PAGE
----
I’m writing this because, having looked at a considerable number of live store locators while researching this article, I found landing pages like this one with next to zero content on them, landing pages like this one with a very meager attempt at content that is observably duplicative, and landing pages like this one with some duplicate content, but also, some added value for local users. Not trying to hurt anyone’s feelings, but, with the exception of the last example, the sheer volume of locations operated by these companies has likely caused their marketers to settle on the most minimal effort possible to differentiate between landing pages. The last of these (REI) has actually done a good job of adding interest to their pages by including a regional event schedule. I like what they’ve done, but is it necessary?

The answer may surprise you

In a word: no. Google is correctly finding for me each of these businesses in the right cities, both organically and locally, when I search for them. While I would never advise a small business to take a least-effort approach with their store landing pages, it’s my conclusion from my research that established brands can get away with a great deal, simply because they are established. It seems you can get the right data in front of the customer with a very minor effort, and that the minimum requirements for data on those pages would be that they have correct company NAP on them and are indexable.

Am I handing out a lazy pass for all?

Are lax standards a good reason to go with the minimum effort and call it a day? In another word: maybe. The investment you make in landing page development for your brand is going to be dictated by:

  • Funding
  • Scalability
  • Creativity
  • Competition

If funding is modest, you may need to spend elsewhere in your marketing for now. If you have hundreds of locations, the cost of going the extra mile on your store landing pages may not show any easily-discernible ROI. If your marketing department throws its hands up in the air regarding differentiating store #157 from store #158, there may be a lack of available creative solutions to the scenario. But this last bullet point — competition — this is where things get interesting.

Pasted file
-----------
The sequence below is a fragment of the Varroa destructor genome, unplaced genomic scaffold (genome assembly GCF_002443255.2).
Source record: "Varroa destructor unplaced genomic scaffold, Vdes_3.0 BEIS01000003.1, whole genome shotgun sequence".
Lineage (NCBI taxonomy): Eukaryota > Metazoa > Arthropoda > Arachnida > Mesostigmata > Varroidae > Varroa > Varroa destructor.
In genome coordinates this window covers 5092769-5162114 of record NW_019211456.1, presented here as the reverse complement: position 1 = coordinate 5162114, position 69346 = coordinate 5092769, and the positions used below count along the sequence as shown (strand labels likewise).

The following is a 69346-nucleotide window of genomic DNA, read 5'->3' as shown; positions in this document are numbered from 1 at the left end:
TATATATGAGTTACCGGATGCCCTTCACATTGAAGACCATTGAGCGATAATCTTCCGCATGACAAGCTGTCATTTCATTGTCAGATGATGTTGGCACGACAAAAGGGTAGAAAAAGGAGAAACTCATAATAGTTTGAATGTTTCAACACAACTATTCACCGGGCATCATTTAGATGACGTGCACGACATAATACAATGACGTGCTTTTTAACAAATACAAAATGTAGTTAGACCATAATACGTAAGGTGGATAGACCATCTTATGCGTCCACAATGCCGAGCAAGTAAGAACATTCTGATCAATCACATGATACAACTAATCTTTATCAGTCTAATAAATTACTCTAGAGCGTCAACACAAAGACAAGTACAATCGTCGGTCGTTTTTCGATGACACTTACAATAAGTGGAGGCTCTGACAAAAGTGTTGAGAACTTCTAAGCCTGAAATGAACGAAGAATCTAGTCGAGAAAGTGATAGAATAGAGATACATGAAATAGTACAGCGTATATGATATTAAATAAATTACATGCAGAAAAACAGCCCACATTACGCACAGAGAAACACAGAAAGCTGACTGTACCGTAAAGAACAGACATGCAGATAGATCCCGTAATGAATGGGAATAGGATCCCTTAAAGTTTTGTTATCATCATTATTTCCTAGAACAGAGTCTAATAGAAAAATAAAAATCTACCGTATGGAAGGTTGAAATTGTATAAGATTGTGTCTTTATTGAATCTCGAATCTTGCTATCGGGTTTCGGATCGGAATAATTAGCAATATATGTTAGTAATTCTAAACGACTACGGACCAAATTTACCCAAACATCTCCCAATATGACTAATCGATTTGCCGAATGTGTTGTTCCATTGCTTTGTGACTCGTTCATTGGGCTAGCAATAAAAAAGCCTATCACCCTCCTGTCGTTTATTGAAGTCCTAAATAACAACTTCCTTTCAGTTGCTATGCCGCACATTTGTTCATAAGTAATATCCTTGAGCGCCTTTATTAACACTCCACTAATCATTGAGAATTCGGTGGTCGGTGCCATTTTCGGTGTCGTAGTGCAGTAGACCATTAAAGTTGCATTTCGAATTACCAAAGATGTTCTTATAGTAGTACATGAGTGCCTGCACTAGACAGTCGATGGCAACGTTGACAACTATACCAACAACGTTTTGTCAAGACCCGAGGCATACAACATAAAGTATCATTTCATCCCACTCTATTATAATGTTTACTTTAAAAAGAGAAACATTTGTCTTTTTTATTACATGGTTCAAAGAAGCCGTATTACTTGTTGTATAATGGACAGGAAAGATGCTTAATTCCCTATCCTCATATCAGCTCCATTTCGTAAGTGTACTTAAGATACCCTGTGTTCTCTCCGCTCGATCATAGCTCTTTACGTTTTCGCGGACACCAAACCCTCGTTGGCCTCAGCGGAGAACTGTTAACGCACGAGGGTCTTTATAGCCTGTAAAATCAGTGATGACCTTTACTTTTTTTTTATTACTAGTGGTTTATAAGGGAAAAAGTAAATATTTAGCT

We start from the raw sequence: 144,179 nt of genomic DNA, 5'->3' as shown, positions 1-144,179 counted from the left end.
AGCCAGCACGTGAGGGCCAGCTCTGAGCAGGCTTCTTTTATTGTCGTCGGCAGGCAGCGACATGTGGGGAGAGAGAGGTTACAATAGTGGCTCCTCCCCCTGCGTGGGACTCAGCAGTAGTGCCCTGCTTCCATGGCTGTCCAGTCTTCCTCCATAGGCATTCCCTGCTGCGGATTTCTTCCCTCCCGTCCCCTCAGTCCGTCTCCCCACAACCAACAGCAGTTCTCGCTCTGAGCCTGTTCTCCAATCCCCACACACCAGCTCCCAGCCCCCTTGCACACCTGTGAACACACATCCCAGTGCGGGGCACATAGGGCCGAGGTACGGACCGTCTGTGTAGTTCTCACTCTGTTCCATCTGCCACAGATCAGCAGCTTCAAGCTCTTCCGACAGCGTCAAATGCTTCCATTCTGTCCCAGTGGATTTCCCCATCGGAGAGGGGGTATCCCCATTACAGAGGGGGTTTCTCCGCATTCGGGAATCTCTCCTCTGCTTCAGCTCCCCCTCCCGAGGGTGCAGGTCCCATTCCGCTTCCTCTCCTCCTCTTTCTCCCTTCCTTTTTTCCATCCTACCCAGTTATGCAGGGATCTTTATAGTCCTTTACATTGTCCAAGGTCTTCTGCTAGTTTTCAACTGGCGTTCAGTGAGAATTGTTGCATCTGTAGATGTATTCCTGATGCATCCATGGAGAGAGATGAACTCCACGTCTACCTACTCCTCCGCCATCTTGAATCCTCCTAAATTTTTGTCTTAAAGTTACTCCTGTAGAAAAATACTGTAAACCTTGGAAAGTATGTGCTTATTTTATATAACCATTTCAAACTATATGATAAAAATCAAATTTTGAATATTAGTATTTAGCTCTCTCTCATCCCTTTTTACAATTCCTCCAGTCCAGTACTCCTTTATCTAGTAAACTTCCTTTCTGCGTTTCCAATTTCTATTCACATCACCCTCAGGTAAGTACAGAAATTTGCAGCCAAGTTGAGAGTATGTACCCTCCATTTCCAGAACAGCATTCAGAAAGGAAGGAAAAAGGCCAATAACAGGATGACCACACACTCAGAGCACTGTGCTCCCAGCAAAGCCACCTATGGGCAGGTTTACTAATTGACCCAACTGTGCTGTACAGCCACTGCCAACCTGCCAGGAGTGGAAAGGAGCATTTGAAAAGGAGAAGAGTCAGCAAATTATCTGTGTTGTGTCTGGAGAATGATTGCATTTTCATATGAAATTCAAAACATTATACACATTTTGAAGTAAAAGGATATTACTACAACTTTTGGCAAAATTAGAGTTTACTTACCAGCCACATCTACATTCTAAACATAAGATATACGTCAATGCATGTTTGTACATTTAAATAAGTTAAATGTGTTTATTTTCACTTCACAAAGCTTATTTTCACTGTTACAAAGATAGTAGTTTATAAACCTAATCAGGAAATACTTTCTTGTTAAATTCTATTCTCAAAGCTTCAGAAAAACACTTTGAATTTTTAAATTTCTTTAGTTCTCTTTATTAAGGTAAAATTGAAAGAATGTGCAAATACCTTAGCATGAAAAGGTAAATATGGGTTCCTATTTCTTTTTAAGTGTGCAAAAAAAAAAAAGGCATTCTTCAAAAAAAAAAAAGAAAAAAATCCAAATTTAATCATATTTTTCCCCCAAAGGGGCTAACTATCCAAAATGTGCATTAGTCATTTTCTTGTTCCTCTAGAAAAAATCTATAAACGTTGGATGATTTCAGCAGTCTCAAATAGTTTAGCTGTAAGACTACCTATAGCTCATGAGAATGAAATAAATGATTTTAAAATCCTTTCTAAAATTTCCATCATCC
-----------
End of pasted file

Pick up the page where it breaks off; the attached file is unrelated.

Besting your toughest competitors

Let’s say you’re operating one of three sporting goods stores in town. Competitor A has zero content beyond NAP and hours on his landing pages. Competitor B has thin, duplicate content on her landing pages. But, you, you smartie, have not only got a unique paragraph of text on your pages, but also store-specific reviews, and a maintained schedule of guided hikes in the region. All three of you link to your respective landing pages from your Google My Business listings. If you were Google, would A, B, or C look like a more authoritative resource to you?

And let’s look at this from the perspective of me on my cell phone on a winter’s day, looking for a high end snowboard and being given raw NAP by one competitor, a generic message by the second, but a promise of a free cup of hot cocoa (according to your reviewers) and a welcome message from you that states that every employee at your shop is a fanatical outdoors enthusiast, ready to show a novice like me the ropes of investing in sporting goods.

In a competitive scenario, if your store is the only one maximizing the potential for consumer engagement on your store landing pages, you are working towards impressing not just search engines, but customers, too. You could end up earning more than your fair share of those 50% of local-intent mobile queries, in city after city.

Supercharge your landing pages

Here’s a quick brainstorming list of both typical and optional content you could include on store landing pages to make them extra useful and extra persuasive:

  • NAP
  • Hours of Operation
  • Driving Directions
  • Unique welcome message